A new report on popular fast food chain food wrappers revealed the presence of toxic PFAS chemicals, in spite of recent widespread awareness of the risks to public health. PFAS are considered a health hazard and a danger to the environment.
Called per- and polyfluoroalkyl substances (PFAS), these chemicals are used to make food wrappers resistant to seepage of liquid and grease.
The testing was conducted through the Mind the Store campaign in collaboration with Toxic-Free Future, and performed in February 2020 by an independent laboratory.
Food wrapper samples were collected from six popular fast food chains in three states, from a total of 16 fast-food locations. Of the 38 individual food wrappers tested, nine of them were duplicates and 29 were unique samples.
5. Food Wrapper Test Results
The report stated that “Nearly half of all food packaging samples tested positive for fluorine above the screening level, including for fast food favorites such as McDonald’s Big Mac, Burger King’s Whopper, and Sweetgreen’s salads and warm bowls.”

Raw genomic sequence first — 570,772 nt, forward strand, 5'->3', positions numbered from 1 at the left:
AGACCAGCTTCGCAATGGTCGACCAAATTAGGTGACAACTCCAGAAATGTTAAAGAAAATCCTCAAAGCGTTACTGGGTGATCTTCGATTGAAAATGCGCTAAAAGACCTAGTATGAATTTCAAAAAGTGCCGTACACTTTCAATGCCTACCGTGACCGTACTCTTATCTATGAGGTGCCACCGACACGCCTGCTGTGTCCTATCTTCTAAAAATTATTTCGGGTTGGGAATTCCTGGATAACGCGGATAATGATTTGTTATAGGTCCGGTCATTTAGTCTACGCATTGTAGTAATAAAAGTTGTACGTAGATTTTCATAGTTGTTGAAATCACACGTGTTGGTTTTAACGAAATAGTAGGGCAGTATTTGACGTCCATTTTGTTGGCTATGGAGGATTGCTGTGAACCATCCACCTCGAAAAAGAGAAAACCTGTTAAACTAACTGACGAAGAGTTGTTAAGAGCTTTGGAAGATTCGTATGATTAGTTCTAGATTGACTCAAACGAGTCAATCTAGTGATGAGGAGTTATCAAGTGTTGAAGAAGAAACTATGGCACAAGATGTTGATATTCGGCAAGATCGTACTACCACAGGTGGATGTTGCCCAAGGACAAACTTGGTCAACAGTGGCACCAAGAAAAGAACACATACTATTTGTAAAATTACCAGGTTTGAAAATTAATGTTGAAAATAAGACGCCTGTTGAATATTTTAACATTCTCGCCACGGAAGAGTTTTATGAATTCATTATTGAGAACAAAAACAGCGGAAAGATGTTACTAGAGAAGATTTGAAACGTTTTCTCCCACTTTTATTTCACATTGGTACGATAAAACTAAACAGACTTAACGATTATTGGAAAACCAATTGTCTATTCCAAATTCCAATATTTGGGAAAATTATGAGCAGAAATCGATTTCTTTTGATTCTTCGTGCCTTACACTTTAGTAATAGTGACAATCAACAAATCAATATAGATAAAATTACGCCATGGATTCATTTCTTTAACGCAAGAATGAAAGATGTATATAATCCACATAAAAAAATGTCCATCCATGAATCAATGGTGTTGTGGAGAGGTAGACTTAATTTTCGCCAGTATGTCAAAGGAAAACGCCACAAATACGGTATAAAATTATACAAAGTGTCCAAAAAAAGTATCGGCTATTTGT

The Sweetgreen chain is promising to phase out all PFAS by the end of 2020, and has begun rolling out a PFAS-free version of their serving bowls in one location.
Food wrappers for side items like French fries, cookies, and chicken nuggets all tested positive for PFAS.
4. Worldwide Use of PFAS
As explained by the EPA, PFAS are man-made, manufactured around the world, and include a variety of chemicals like GenX (a trademarked non-stick coating), PFOA (perfluorooctanoic acid) and PFOS (perfluorooctane sulfonate). The most widely used PFAS chemicals (PFOS and PFOA) are difficult to break down and destroy in the body and in the environment.
PFAS are used for a variety of purposes, in addition to food packaging. These chemicals can be found in non-stick cookware, cleaning products, paints, stain-resistant fabrics, and foams used for fire-fighting. Many different protective coatings on products like pizza boxes contain PFAS chemicals.